Prepare – Karim Lakhani

Karim Lakhani is professor of Business Administration and a fellow at Harvard Business School, specialising in technology management, innovation, digital transformation and artificial intelligence (AI).

He has researched in partnership with organisations such as NASA, Harvard Medical School and the Linux Foundation, as well as many private organisations.

Lakhani is also co-author of Competing in the Age of AI, named Best Business Book for Strategy last year.

While researching and conducting case studies with major firms including Microsoft, Amazon, Ant Financial, Peloton and Airbnb, Lakhani and his team saw how AI-centric companies were able to break from the constraints of traditional business models to massively increase scope, straddle industry boundaries, and drive more accurate, complex and sophisticated predictions.

What we've seen in the top firms in the world is that AI, analytics and networks are the core of the firm

During the early stages of the Covid-19 pandemic, they studied the fast-track development of Moderna’s vaccine. With the help of an AI-first model, the company was able to produce a vaccine candidate in only 41 days—a record 90 per cent reduction compared to the time it took to develop vaccines for Sars and Mers.

“What we’ve seen in the top firms in the world is that AI, analytics and networks are the core of the firm, and what they do in terms of their business model and operating model comes from this core,” says Lakhani, who advises organisations on how to transition to an AI-first model.

“Some organisations think machine learning is about superhuman powers that are the exclusive domain of companies like Facebook, Google and Microsoft,” says Lakhani. “The fact is, the AI-first business model is easily accessible to any company. Once they rethink their processes and organise differently, they will see that superpower is available to them too.”

Propel ­– Matthew Syed

High performance mindset specialist Matthew Syed is bestselling author of a number of books, most recently Rebel Ideas: Harnessing Collective Intelligence to Drive Growth.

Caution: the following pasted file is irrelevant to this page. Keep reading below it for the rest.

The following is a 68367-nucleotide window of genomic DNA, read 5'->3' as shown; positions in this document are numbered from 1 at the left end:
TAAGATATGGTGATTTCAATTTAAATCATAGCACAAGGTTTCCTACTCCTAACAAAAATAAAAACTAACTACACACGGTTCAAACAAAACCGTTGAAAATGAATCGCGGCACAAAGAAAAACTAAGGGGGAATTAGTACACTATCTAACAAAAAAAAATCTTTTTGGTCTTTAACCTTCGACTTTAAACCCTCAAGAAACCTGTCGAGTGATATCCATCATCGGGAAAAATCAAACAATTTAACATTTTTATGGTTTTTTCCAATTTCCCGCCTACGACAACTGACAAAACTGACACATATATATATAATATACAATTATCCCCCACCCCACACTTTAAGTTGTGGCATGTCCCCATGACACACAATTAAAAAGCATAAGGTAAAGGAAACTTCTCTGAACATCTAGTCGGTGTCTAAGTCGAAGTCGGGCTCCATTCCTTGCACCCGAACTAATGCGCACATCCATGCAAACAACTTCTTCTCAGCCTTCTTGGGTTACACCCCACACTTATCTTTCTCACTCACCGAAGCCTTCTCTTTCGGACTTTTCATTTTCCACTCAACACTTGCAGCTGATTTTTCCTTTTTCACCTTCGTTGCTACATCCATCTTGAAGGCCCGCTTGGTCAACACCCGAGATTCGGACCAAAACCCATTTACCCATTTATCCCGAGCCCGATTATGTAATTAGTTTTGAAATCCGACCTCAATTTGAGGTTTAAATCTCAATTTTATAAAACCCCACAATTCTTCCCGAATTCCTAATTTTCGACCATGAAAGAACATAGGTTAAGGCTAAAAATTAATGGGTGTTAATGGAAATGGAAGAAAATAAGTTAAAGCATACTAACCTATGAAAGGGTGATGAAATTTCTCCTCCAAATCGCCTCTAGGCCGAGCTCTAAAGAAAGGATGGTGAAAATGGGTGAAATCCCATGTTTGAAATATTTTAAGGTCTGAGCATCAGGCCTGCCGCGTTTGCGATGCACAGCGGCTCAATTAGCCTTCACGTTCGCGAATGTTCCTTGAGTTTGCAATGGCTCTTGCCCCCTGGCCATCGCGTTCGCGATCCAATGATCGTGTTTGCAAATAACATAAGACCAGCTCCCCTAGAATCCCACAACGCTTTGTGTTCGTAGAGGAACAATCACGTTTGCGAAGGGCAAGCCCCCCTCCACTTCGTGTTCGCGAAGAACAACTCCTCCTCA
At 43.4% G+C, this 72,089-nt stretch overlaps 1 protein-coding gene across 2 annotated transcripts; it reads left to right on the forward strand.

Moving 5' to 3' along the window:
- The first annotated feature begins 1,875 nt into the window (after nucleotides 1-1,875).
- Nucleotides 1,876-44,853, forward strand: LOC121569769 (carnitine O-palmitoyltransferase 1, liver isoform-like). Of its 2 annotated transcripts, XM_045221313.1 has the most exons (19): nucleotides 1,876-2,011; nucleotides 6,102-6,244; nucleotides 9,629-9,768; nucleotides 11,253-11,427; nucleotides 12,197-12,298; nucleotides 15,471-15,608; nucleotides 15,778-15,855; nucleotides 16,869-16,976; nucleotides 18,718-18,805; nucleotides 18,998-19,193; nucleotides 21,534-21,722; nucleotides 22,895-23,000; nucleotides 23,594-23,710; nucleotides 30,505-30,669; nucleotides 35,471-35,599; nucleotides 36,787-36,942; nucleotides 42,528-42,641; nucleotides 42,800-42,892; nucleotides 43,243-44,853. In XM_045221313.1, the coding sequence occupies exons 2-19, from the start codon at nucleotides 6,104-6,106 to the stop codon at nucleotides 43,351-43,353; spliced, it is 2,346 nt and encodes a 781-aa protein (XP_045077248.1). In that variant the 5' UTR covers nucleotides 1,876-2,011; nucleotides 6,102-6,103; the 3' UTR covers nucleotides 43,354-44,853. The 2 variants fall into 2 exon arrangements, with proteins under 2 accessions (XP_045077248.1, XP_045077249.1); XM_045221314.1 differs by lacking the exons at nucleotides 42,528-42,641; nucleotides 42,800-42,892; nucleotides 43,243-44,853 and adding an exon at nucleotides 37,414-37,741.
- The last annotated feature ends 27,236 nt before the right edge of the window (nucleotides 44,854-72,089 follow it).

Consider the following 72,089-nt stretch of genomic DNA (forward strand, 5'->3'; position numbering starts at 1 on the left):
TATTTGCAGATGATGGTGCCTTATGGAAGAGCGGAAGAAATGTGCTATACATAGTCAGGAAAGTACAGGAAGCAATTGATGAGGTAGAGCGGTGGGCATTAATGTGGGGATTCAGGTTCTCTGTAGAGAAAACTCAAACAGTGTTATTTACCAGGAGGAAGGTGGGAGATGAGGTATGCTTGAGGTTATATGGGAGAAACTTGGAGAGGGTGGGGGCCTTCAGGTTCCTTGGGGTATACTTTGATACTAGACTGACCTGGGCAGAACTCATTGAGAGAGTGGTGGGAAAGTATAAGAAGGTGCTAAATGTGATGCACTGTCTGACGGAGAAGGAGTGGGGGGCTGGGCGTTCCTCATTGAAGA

He also works with leading organisations to build a mindset of continuous improvement.

He will focus on ways to unlock the power of 'cognitive diversity', that is, the ability to think differently about the world around us, explaining how it is a critical faculty for leaders in a fast-changing world.

He believes that only by harnessing our unique perspectives and pooling our collective intelligence can we tackle the greatest challenges, including business ones.

“Almost all the most important work today is performed in teams. Problems are too complex for any one person alone. This is why diversity is such a critical ingredient of cutting-edge decision making,” he explains.

“When the minds within a team bring different perspectives, it permits them to identify blind spots, cross-pollinate ideas, and establish insights impossible to more monolithic groups, however talented.”

Diversity is such a critical ingredient of cutting-edge decision making

By understanding the intimate connection between mindset and high performance, he believes organisations can unlock untapped potential in individuals and teams, driving innovation and agility to secure a future-proofed environment.

Read more about the IMI National Management Conference, taking place on Thursday, September 23rd from 9.30am to 12.40pm - imi.ie. This event is exclusive to IMI Corporate Members.